Gina Rinehart, the world’s richest woman, dispensed the following pearls of wisdom on how to become rich:
“If you’re jealous of those with more money, don’t just sit there and complain. Do something to make more money yourself — spend less time drinking or smoking and socialising, and more time working. Become one of those people who work hard, invest and build, and at the same time create employment and opportunities for others. There is no monopoly on becoming a millionaire.”
Pretty sage advice, wouldn’t you say? Rinehart’s ‘advice’ would have had more meaning had the Australian woman accumulated her billions all by herself. Yep, she’s not a self-made billionaire — she was fast-tracked to her vast wealth thanks to her daddy, Lang Hancock, who presumably spent less time drinking, smoking, and socializing than his less ambitious peers. Her company, Hancock Prospecting, is worth a whopping $30.1 billion. Yes, that’s BILLION. I’m certain with such HUGE coffers, Rinehart can spend all the time she likes drinking, smoking, and socializing since the work of accumulating a ginormous fortune has already been done for her.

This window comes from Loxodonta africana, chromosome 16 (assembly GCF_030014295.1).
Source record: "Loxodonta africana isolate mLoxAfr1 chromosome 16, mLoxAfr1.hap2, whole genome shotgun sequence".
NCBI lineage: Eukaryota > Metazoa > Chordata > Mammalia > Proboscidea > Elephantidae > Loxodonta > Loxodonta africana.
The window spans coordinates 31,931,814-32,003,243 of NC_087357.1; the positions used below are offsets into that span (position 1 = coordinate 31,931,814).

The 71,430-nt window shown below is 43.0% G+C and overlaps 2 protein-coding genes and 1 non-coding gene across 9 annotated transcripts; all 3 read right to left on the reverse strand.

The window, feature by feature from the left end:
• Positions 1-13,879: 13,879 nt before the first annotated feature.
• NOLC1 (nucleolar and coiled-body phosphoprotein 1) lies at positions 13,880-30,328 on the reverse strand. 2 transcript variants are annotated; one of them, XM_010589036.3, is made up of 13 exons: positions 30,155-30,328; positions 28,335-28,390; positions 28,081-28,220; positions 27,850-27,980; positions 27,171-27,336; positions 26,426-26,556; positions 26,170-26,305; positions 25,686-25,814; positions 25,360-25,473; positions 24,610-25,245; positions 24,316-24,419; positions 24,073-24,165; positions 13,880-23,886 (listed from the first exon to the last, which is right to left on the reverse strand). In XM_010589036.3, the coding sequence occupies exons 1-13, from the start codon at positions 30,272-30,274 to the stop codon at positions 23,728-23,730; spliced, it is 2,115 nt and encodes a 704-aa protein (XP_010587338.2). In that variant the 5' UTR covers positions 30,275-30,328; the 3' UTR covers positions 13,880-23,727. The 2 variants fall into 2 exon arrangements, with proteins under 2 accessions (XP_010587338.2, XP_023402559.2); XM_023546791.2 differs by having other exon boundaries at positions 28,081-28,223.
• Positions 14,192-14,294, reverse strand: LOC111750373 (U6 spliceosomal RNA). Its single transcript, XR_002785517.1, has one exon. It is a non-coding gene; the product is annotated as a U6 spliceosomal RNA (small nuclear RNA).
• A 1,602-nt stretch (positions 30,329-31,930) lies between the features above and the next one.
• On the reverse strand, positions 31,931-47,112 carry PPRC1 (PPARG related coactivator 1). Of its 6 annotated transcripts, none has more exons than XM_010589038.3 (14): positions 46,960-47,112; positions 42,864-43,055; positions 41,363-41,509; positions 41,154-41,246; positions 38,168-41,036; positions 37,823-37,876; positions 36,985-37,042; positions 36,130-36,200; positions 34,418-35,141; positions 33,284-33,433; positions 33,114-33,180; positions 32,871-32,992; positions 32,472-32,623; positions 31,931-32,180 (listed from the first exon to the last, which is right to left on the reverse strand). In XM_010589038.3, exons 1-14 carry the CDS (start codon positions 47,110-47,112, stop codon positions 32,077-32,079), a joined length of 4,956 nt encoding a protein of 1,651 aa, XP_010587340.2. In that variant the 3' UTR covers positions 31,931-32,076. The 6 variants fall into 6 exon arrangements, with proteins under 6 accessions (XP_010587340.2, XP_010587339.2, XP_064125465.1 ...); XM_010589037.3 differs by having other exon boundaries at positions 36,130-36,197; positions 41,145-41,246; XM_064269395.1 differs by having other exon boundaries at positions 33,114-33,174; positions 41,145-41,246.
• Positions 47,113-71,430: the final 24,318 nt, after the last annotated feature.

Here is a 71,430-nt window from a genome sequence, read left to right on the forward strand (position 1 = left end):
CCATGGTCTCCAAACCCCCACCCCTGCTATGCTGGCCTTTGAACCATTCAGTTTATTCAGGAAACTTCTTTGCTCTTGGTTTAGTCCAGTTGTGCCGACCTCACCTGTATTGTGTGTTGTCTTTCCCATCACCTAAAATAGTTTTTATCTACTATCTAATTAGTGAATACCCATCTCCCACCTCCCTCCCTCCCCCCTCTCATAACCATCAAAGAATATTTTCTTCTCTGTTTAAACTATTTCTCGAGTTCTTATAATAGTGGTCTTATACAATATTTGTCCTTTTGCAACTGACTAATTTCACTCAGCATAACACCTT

Because Rinehart inherited her fortune, she’ll never have to test her theory on herself. We’ll never know if she has the moxie it takes to become a self-made billionaire on her own. She briefly studied economics at Sydney University, but that education was paid for by her daddy. She worked for her daddy, learning about the Pilbara iron-ore industry — but would she have had the initiative to do that on her own? I’m willing to bet that had Gina been born into a poor working class Australian family, she probably would have resented cavalier advice on how to succeed proffered by a person who’d only inherited wealth. But that’s just my theory.